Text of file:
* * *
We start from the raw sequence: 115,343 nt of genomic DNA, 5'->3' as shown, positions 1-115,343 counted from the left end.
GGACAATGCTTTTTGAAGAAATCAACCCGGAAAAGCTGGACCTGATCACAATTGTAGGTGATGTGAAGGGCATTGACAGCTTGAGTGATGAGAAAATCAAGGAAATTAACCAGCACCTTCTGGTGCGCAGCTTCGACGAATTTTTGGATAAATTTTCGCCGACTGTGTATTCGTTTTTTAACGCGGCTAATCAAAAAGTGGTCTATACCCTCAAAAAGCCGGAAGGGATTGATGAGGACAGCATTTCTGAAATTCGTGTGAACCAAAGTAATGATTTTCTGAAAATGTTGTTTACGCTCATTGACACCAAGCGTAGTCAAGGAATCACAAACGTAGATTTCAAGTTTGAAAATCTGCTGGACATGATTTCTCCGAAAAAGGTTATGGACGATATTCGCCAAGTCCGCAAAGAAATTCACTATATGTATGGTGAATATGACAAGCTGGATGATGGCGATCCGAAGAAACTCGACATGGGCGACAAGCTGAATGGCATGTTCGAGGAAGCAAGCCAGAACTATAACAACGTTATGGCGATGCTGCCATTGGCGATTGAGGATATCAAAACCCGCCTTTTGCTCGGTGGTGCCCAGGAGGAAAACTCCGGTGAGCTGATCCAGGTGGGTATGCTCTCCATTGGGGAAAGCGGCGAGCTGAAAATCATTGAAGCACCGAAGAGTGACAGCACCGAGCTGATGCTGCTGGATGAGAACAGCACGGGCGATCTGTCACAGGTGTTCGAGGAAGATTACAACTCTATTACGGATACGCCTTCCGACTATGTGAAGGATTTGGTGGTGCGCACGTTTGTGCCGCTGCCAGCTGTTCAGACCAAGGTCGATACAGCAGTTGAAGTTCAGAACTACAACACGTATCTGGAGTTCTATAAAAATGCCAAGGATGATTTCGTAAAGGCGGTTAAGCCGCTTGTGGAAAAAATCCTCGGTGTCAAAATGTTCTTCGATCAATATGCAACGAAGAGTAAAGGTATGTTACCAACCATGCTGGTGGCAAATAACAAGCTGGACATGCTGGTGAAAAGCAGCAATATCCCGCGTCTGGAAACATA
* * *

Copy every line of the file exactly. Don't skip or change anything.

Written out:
We start from the raw sequence: 115,343 nt of genomic DNA, 5'->3' as shown, positions 1-115,343 counted from the left end.
GGACAATGCTTTTTGAAGAAATCAACCCGGAAAAGCTGGACCTGATCACAATTGTAGGTGATGTGAAGGGCATTGACAGCTTGAGTGATGAGAAAATCAAGGAAATTAACCAGCACCTTCTGGTGCGCAGCTTCGACGAATTTTTGGATAAATTTTCGCCGACTGTGTATTCGTTTTTTAACGCGGCTAATCAAAAAGTGGTCTATACCCTCAAAAAGCCGGAAGGGATTGATGAGGACAGCATTTCTGAAATTCGTGTGAACCAAAGTAATGATTTTCTGAAAATGTTGTTTACGCTCATTGACACCAAGCGTAGTCAAGGAATCACAAACGTAGATTTCAAGTTTGAAAATCTGCTGGACATGATTTCTCCGAAAAAGGTTATGGACGATATTCGCCAAGTCCGCAAAGAAATTCACTATATGTATGGTGAATATGACAAGCTGGATGATGGCGATCCGAAGAAACTCGACATGGGCGACAAGCTGAATGGCATGTTCGAGGAAGCAAGCCAGAACTATAACAACGTTATGGCGATGCTGCCATTGGCGATTGAGGATATCAAAACCCGCCTTTTGCTCGGTGGTGCCCAGGAGGAAAACTCCGGTGAGCTGATCCAGGTGGGTATGCTCTCCATTGGGGAAAGCGGCGAGCTGAAAATCATTGAAGCACCGAAGAGTGACAGCACCGAGCTGATGCTGCTGGATGAGAACAGCACGGGCGATCTGTCACAGGTGTTCGAGGAAGATTACAACTCTATTACGGATACGCCTTCCGACTATGTGAAGGATTTGGTGGTGCGCACGTTTGTGCCGCTGCCAGCTGTTCAGACCAAGGTCGATACAGCAGTTGAAGTTCAGAACTACAACACGTATCTGGAGTTCTATAAAAATGCCAAGGATGATTTCGTAAAGGCGGTTAAGCCGCTTGTGGAAAAAATCCTCGGTGTCAAAATGTTCTTCGATCAATATGCAACGAAGAGTAAAGGTATGTTACCAACCATGCTGGTGGCAAATAACAAGCTGGACATGCTGGTGAAAAGCAGCAATATCCCGCGTCTGGAAACATA